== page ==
Plastic has an astonishingly carbon intensive life cycle – its production, use and disposal are estimated to have contributed nearly 1.8 billion metric tons of CO2 emissions in 2015 alone. According to The International Energy Agency, plastics and other petrochemical products will be the leading driver of global oil demand to 2050, potentially impacting on GHG reductions made in other sectors. The plastic sector alone will use up 19% of the entire global carbon budget till 2040 if it continues to grow under business as usual scenario.
In addition, more than 90% of plastic worldwide is not recycled. Many other products manufactured to satisfy consumer demand use materials that cannot be recycled or reused.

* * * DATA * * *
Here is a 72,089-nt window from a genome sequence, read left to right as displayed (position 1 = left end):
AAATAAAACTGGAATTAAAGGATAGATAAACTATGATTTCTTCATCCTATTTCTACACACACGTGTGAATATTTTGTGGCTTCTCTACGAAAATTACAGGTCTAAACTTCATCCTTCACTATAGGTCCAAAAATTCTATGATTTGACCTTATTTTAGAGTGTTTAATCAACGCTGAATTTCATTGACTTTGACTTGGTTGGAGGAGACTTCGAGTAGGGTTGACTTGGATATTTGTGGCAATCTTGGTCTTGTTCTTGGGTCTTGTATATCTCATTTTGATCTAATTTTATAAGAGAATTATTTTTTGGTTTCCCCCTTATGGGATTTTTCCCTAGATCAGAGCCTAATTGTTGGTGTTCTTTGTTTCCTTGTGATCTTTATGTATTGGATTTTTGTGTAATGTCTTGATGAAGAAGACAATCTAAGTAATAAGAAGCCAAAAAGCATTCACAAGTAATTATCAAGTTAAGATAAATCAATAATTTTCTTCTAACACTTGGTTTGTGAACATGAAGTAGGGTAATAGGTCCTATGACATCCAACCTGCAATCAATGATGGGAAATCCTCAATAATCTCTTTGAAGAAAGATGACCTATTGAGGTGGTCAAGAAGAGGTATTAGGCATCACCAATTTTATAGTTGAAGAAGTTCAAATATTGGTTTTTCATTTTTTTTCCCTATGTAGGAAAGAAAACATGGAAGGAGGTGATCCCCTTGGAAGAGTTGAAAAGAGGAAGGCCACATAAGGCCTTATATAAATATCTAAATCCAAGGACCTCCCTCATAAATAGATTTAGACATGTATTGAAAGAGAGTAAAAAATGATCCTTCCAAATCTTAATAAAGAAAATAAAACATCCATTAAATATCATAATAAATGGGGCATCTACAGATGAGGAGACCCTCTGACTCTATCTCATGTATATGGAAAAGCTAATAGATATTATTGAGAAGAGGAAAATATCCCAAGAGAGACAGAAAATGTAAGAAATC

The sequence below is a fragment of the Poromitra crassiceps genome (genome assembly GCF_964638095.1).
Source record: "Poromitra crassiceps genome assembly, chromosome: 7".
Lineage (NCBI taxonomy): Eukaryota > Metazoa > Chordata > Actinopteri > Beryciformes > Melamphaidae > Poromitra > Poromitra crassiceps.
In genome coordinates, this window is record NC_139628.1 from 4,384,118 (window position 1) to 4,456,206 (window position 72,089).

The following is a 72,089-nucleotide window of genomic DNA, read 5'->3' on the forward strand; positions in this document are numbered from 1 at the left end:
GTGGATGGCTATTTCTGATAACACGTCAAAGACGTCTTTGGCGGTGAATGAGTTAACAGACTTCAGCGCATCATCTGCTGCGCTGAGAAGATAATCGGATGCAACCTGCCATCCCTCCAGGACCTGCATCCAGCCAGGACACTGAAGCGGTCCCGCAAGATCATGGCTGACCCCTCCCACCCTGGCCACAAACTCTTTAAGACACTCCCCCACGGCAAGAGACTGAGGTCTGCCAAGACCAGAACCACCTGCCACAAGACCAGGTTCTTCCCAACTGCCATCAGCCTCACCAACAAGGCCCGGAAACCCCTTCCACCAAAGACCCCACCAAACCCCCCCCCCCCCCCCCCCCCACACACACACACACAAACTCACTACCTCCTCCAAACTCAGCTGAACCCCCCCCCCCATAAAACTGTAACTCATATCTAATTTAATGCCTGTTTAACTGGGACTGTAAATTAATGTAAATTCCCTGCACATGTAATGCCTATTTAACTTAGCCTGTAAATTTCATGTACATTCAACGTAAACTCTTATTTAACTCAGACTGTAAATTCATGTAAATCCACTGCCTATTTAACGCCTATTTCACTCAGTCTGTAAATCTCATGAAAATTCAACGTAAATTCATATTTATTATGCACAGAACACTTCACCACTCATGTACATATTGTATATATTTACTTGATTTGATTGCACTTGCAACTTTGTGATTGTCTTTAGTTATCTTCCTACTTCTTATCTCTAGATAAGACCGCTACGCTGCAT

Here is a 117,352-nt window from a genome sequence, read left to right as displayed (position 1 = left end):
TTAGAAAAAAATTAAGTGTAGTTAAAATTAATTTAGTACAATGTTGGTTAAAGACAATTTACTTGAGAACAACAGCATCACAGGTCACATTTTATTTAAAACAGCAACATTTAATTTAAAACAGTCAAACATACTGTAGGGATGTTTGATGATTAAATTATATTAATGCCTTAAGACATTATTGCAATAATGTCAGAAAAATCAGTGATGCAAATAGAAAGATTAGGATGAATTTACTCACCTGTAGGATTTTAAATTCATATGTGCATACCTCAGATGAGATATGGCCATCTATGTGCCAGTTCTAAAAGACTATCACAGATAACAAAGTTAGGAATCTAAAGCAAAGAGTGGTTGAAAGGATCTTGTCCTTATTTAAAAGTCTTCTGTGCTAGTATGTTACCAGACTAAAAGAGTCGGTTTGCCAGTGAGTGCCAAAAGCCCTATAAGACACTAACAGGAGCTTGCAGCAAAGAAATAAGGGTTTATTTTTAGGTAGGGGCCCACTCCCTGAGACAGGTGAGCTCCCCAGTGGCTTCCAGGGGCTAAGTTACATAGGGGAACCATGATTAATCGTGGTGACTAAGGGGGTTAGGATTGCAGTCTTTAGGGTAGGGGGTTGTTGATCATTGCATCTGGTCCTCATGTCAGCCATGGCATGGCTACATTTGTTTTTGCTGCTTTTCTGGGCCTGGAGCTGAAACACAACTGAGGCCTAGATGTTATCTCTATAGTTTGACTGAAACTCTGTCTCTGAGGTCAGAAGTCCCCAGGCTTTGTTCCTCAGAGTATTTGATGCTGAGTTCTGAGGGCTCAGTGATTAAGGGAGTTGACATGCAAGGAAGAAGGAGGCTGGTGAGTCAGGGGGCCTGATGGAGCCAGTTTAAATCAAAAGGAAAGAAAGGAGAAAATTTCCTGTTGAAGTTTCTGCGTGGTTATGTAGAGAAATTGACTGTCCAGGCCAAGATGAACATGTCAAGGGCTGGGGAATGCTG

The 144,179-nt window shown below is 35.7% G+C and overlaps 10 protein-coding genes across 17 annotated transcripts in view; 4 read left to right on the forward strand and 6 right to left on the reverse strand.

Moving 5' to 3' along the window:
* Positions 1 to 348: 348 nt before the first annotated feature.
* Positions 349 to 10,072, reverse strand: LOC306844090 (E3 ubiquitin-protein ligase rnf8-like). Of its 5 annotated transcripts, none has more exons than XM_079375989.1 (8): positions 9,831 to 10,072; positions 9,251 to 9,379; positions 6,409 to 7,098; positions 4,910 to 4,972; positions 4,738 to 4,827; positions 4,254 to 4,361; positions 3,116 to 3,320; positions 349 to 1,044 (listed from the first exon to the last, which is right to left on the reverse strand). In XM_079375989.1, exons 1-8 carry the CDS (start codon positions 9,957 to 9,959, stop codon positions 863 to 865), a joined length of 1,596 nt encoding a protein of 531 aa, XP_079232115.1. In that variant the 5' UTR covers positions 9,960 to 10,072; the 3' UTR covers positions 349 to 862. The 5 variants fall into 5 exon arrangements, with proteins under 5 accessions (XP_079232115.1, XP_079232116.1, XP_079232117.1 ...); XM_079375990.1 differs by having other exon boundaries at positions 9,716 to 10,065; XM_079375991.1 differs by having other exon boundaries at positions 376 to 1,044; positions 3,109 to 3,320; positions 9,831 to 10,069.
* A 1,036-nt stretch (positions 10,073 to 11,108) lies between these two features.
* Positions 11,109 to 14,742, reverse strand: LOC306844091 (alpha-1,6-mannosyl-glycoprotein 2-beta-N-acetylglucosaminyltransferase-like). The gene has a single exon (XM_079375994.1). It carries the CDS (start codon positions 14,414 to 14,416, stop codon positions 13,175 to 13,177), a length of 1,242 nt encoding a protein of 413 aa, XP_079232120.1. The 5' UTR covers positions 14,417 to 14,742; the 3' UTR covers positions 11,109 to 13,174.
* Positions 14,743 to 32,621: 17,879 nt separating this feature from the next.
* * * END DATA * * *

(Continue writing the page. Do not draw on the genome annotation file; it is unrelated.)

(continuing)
The law has now addressed the harm caused by consumers’ reliance on unsustainable product design - in March 2020, the European Commission published a new Circular Economy Action Plan (CEAP) as part of its Green Deal, which aims to promote circular economy processes and foster sustainable consumption. The CEAP also proposes an amendment to the Ecodesign for Energy-Related Products Directive 2009 to change the pattern of goods production towards reusable, durable and repairable products. In the UK, The Environmental Protection (Plastic Straws, Cotton Buds and Stirrers) (England) Regulations 2020 will ban many single-use-plastic products once the draft legislation receives the relevant approvals.